Numbers arriving are variable and influenced by weather systems and population sizes abroad where it can be continuously brooded.
Caterpillars from eggs laid by summer arrivals can successively develop in the warmer south to produce another generation but are unable to survive the winter.
In some countries the caterpillars are pests of agricultural crops
Caterpillars may accidentally be imported into the UK on produce such as cultivated flowers.
Bordered Straw moth identification
Moths developed under high temperatures tend to be paler.
The Scarce Bordered Straw, of the same Heliothinae noctuid family of moths, is also an annual migrant to the British Isles and has caterpillars that are also frequently found on imported cut flowers.
Bordered Straw caterpillar identification
The caterpillars are 35mm-38mm in length and vary greatly in colour, with green, pink banded and darker forms of caterpillars commonly recorded.
Although variable in colour the tiny white pinaculars are usually easily discernible as a light freckling over much of the body even on early instars.
The quite long white hairs also aid identification.
The heads are normally green with some variable darker mottling.
The photo of a pink banded and dark Bordered Straw caterpillar feeding on Penstemons was taken by Jeff Farley in his garden in Chard, Somerset.
Other moth caterpillars can be seen in the Moth Caterpillar Galleries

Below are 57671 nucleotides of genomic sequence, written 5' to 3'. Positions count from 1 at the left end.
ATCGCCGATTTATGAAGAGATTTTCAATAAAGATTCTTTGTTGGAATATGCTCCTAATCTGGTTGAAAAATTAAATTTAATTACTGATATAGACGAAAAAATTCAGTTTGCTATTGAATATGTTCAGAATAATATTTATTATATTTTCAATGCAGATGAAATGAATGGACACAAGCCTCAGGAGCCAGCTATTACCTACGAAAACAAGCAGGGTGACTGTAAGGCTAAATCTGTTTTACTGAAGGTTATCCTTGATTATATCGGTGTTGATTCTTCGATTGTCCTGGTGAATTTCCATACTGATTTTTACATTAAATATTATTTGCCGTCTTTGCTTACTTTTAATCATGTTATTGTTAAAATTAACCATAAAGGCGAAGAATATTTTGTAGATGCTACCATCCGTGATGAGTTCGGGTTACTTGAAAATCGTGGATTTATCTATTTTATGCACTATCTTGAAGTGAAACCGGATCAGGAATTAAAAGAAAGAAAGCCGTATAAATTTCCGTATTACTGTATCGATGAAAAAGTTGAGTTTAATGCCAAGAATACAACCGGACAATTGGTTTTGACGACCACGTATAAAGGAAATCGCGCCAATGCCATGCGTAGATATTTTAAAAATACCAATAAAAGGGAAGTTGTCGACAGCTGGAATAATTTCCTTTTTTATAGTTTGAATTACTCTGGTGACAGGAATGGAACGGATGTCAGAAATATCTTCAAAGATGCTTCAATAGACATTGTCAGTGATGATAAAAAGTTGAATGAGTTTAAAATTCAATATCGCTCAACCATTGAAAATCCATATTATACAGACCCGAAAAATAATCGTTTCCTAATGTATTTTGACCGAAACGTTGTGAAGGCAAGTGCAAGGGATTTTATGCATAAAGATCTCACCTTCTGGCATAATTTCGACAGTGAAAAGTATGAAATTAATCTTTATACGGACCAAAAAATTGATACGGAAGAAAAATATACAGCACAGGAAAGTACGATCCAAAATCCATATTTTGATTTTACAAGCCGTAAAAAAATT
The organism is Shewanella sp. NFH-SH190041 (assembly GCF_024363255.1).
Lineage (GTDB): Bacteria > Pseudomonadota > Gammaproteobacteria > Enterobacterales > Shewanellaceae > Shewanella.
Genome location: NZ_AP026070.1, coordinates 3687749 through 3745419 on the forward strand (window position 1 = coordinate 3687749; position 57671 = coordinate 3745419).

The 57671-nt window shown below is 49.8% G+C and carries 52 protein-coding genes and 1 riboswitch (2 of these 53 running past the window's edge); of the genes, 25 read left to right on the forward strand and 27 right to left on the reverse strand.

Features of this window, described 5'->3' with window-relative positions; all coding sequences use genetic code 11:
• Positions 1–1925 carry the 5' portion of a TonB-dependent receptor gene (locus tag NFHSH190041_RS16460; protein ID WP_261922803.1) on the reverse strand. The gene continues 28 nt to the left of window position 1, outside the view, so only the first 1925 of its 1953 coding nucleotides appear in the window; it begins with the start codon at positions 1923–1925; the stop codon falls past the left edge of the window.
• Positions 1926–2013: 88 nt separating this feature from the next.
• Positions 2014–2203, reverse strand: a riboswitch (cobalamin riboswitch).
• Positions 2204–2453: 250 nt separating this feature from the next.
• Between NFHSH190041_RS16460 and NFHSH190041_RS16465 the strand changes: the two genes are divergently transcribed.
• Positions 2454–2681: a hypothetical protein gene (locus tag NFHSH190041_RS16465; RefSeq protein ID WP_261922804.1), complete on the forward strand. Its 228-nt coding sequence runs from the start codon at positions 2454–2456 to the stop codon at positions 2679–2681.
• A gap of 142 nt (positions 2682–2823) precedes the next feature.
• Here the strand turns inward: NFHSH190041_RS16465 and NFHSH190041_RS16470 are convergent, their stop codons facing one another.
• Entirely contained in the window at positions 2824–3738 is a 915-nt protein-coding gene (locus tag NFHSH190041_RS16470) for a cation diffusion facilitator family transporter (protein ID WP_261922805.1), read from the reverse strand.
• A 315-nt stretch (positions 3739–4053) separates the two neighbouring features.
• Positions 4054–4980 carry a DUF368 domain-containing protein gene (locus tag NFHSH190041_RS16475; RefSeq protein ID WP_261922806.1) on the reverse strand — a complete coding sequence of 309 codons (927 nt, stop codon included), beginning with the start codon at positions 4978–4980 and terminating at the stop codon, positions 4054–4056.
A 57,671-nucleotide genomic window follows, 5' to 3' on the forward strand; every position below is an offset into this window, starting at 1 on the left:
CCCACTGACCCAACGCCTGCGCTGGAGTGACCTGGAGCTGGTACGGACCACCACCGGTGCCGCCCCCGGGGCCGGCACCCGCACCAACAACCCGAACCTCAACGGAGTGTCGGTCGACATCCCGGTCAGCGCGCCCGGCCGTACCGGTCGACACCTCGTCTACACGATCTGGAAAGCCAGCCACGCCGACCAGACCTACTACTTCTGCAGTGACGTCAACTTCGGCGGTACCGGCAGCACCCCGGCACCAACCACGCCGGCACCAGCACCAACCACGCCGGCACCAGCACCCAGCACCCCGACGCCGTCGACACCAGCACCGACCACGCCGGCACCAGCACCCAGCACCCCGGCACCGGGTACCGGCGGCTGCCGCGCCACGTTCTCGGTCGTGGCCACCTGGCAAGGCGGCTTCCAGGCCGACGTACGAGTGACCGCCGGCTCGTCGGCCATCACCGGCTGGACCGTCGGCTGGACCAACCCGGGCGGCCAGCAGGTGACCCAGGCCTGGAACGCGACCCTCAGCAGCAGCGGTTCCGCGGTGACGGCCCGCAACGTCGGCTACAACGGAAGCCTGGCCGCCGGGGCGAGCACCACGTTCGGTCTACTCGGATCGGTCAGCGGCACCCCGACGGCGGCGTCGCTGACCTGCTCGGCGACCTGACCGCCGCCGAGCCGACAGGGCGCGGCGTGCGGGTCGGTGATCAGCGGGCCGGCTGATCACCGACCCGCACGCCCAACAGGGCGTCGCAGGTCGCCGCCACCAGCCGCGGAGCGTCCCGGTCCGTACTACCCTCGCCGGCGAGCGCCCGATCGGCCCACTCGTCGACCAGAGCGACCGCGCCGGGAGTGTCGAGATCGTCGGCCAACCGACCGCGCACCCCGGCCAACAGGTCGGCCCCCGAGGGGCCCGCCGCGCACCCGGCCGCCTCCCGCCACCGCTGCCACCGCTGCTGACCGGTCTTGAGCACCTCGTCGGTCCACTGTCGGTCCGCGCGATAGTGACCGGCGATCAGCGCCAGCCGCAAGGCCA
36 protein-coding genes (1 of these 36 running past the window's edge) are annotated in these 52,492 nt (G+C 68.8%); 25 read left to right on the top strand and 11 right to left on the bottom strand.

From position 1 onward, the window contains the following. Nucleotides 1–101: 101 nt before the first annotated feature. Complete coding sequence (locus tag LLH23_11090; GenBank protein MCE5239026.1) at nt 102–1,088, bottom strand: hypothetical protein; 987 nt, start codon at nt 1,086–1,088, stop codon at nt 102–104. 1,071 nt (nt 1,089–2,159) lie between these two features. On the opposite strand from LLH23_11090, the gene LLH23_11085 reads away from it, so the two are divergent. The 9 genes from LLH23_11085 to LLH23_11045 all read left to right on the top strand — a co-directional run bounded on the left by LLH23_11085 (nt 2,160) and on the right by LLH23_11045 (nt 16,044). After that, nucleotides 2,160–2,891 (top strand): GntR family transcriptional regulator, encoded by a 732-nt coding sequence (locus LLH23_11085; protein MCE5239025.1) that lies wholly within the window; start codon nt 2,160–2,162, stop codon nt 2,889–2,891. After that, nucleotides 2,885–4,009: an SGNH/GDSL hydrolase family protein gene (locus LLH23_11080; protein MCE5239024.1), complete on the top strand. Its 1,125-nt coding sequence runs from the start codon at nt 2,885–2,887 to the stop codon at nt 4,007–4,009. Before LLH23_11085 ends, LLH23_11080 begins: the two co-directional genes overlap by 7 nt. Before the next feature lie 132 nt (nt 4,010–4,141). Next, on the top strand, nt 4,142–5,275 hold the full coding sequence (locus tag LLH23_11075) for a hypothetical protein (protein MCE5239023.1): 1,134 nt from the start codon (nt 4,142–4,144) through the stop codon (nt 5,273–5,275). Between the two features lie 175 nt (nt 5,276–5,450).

Life-cycle of the Bordered Straw moth
Large numbers of eggs are laid on the larval food plant – in the UK recorded on the flowers of Sticky Groundsel, Garden Marigolds, Common Restharrow and Fleabane.
The photos of the green form shown are of the same caterpillar when 8mm long and again when fully grown. It was found when 6mm long feeding amongst the tightly folded new leaves of Fleabane on the Lizard in Cornwall in June 2015 following an influx earlier in the year.
The caterpillars have also been recorded feeding on a variety of garden flowers including Petunias, Penstemons and Dahlias.
The caterpillars hatch within ten days and in high temperature are fully grown in less than four weeks.
Pupation takes place inside a slight cocoon in the soil or plant litter.
The adults emerge within 7-14 days dependent on temperature.
As well as being attracted to light the adult moths can also be seen nectaring at flowers during the day.
In hot temperatures abroad they may produce continuous broods but in the UK they are unable to survive the colder winters either as an adult moth, egg, larva or pupa. Consequently, even during years of large numbers of migrants arriving, it is unlikely that more than two broods occur in the warmest summers in the UK.